Of the jurisdictions electing bishops in 2012, the Southeastern elected the most with five. It saw some reassignment of veteran bishops, as well.
Bishop Jonathan Holston, 53, was elected July 18 on the first ballot. His most recent post has been superintendent of the Atlanta-Decatur-Oxford District of the North Georgia Conference, and he also has been a pastor and associate pastor.
“I am excited about the opportunity to offer leadership in challenging times and help energize people in service to Christ,” he said.
Bishop Holston has been a member of the General Council on Finance and Administration and the General Board of Global Ministries, and has traveled extensively on mission trips. He earned degrees from the University of Georgia (B.A., religion) and Interdenominational Theological Center (M.Div.). He and his wife, Felecia, have a son.
He will oversee the Columbia Area (South Carolina Conference).
Bishop Ken Carter, 54, was elected July 18, on the third ballot. He has most recently been a district superintendent in the Western North Carolina Conference, and before that served as pastor at Providence UMC in Charlotte for eight years.
Bishop Carter—a graduate of Columbus College, Duke Divinity School, the University of Virginia and Princeton Theological School—is the author of eight books. He serves on the General Board of Higher Education and Ministry, the board of visitors of Duke Divinity School and the board of trustees of the United Methodist University of Liberia.
He and his wife, Pam, most recently a missions specialist with the Western North Carolina Conference, have two daughters. Bishop Carter will oversee the Florida Conference.
Bishop Bill McAlilly, 55, was elected July 18 on the fifth ballot. He has been superintendent of the Seashore District of the Mississippi Conference, and had a key role in the conference’s response to Hurricane Katrina. Bishop McAlilly has a long background as pastor, including at First UMC in Tupelo, Miss.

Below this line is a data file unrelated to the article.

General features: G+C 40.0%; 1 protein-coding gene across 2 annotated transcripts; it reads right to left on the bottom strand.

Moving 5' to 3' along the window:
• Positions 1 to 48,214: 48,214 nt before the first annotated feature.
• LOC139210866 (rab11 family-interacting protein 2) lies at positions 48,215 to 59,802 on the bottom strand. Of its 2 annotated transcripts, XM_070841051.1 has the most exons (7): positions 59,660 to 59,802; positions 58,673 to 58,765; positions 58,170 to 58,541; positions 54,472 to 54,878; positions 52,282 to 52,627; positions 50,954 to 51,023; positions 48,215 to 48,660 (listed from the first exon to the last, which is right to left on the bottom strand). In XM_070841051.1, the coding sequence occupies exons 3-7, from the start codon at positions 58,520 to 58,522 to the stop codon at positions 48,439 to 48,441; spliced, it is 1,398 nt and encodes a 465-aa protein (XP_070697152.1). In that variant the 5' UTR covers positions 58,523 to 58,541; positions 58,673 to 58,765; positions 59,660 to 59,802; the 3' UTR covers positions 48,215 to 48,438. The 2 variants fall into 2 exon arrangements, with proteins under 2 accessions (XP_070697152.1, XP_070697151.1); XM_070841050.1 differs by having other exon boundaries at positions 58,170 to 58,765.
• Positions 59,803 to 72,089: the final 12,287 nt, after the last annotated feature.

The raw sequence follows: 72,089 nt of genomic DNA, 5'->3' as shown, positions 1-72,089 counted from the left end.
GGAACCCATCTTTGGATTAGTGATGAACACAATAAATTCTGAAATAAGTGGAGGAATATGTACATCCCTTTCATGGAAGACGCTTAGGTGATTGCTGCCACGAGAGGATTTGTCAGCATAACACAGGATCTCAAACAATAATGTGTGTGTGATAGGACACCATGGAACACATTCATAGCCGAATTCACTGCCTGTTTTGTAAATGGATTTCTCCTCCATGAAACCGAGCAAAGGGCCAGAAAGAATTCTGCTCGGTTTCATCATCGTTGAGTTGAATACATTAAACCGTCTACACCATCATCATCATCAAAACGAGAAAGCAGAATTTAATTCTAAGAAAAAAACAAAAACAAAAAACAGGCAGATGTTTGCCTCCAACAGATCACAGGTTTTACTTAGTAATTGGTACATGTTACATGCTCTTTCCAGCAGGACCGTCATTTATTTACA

He’s the 10th alumnus of UM-affiliated Millsaps College to be a bishop. He earned his M.Div. at Candler School of Theology.
Bishop McAlilly and his wife Lynn, a public school teacher, have two children, including a son, Chris, who is a pastor in the Mississippi Conference. Bishop McAlilly was appointed to the Nashville Episcopal Area, meaning he’ll oversee the Tennessee and Memphis Conferences.
Bishop Debbie Wallace-Padgett, 46, was elected July 18 on the 11th ballot. She has been pastor of St. Luke UMC in Lexington, Ky., since 2004, and before that served as a district superintendent for six years.
An eastern Kentucky native, Bishop Wallace-Padgett earned degrees from Berea College (where she was captain of the women’s basketball team), Lexington Theological Seminary and Asbury Theological Seminary. She and her husband, the Rev. Lee Padgett, have two children.
She’s been assigned to the Birmingham Area (North Alabama Conference).
Bishop Young Jin Cho, 65, was elected July 18 on the 29th ballot, coming from far behind in the voting.
He got a laugh from delegates afterward, saying, “I learned there are many kinds of resurrections.”
Bishop Cho has most recently been superintendent of the Arlington District of the Virginia Conference. He led the Korean UMC of Greater Washington, in McLean, Va., for 22 years.
A native of South Korea, Bishop Cho earned degrees at the Methodist Theological Seminary in Seoul, and from Wesley Theological Seminary in Washington, D.C. He and his wife, Kiok, a UM deacon, have three children.
Bishops rarely immediately oversee the conference from which they come, but Bishop Cho has been assigned to the Richmond Area, where he’ll oversee the Virginia Conference.
Veteran leaders reassigned within the Southeastern Jurisdiction are Bishop Hope Morgan Ward, who moves from the Mississippi to the Raleigh Area (North Carolina Conference); Bishop James Swanson, who has been leading the Holston Area and moves to the Mississippi Area; and Bishop Mary Virginia Taylor, who moves from the Columbia Area (South Carolina Conference) to Holston. Bishop Mike Watson remains in North Georgia, Bishop James King in South Georgia, Bishop Paul Leeland in West-Florida/Alabama, Bishop Larry Goodpaster in the Charlotte Area (Western North Carolina Conference) and Bishop Lindsey Davis in the Louisville Area (Kentucky Conference).